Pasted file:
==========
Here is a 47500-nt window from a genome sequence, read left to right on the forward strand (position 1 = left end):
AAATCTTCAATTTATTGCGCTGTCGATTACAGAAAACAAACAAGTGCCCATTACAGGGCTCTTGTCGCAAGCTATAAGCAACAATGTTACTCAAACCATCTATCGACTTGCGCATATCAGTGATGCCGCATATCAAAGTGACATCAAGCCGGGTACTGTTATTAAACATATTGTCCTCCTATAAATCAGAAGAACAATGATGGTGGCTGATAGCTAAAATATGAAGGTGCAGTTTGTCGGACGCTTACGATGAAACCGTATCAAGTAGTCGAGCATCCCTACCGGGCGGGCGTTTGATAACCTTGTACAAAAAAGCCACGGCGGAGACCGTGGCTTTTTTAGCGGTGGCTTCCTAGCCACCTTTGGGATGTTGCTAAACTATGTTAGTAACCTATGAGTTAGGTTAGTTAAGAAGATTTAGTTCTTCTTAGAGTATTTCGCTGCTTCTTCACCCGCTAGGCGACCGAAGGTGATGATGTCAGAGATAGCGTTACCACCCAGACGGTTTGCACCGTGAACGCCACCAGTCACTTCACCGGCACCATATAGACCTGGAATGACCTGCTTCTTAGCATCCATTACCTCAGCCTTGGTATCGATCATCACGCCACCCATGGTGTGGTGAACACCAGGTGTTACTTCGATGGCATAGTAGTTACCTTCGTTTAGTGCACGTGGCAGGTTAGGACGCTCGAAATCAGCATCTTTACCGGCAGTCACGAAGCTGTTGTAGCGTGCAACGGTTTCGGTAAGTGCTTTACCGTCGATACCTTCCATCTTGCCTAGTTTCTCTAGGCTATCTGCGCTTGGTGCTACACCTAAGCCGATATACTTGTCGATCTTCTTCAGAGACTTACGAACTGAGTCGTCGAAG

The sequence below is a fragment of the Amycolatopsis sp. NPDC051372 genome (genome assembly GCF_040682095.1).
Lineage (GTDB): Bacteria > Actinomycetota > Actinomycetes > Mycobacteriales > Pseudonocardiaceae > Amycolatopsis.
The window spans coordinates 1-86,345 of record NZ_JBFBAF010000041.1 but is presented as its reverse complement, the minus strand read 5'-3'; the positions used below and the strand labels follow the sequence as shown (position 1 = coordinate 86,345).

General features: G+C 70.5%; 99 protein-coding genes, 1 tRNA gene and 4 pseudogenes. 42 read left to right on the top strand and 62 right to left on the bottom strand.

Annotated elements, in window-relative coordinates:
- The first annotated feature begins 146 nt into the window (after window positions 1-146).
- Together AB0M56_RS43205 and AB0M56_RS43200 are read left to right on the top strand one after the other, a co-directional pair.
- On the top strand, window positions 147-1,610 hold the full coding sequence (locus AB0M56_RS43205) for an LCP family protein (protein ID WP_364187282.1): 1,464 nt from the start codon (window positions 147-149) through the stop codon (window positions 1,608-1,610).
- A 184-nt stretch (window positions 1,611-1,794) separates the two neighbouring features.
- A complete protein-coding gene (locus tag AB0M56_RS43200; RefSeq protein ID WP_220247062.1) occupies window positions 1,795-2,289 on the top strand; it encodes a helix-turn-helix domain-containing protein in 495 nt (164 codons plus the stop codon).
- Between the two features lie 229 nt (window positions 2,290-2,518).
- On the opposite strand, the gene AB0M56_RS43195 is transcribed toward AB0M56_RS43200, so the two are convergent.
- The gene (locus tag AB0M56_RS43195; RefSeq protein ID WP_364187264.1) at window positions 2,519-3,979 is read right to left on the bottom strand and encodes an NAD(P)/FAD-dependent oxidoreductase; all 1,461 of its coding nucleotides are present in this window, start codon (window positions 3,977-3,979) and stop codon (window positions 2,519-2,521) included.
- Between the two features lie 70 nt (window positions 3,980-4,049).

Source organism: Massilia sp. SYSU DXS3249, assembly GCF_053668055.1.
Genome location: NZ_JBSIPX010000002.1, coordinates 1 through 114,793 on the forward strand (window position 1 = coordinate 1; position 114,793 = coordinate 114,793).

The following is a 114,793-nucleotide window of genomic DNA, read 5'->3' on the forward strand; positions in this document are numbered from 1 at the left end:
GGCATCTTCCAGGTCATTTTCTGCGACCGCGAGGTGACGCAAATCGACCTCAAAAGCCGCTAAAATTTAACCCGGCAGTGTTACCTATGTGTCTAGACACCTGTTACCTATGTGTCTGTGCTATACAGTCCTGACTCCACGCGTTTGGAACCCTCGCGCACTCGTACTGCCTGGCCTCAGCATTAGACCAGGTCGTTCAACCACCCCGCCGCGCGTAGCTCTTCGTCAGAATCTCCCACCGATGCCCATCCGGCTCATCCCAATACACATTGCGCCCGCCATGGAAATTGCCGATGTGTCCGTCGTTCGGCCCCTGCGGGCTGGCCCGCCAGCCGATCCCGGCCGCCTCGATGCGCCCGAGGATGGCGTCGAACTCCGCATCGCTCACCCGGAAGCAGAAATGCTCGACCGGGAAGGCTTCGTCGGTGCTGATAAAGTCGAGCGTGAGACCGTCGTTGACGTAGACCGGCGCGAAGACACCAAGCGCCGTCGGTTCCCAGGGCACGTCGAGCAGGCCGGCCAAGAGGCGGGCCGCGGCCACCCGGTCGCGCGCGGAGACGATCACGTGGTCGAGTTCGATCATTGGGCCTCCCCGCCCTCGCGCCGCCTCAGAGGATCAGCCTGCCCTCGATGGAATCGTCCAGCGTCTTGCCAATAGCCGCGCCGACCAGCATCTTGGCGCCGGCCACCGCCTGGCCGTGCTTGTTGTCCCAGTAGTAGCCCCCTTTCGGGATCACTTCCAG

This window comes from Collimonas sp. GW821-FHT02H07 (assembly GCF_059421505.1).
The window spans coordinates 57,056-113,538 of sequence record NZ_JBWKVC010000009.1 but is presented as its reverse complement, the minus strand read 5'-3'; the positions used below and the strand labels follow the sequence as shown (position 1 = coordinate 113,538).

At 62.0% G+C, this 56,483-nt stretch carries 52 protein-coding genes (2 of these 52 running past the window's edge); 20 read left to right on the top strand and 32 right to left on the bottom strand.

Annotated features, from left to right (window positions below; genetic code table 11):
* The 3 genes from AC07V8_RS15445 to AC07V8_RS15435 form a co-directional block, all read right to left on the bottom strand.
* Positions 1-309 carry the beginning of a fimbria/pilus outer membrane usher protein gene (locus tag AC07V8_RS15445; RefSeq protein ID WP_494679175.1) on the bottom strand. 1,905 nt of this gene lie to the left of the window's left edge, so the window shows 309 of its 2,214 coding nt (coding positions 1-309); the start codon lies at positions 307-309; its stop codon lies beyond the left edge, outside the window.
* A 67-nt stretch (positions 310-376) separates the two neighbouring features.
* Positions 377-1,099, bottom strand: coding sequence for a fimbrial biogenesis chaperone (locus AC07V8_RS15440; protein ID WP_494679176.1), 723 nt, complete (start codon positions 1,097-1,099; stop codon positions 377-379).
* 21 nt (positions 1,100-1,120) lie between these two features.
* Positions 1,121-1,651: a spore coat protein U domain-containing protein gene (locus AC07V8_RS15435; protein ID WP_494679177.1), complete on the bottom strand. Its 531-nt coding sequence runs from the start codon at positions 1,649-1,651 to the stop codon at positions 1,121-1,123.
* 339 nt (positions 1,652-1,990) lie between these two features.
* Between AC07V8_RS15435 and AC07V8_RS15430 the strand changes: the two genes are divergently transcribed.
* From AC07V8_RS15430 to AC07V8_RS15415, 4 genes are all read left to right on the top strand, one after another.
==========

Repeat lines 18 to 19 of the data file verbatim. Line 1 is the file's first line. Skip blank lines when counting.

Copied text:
Genome location: NZ_JBSIPX010000002.1, coordinates 1 through 114,793 on the forward strand (window position 1 = coordinate 1; position 114,793 = coordinate 114,793).

The following is a 114,793-nucleotide window of genomic DNA, read 5'->3' on the forward strand; positions in this document are numbered from 1 at the left end: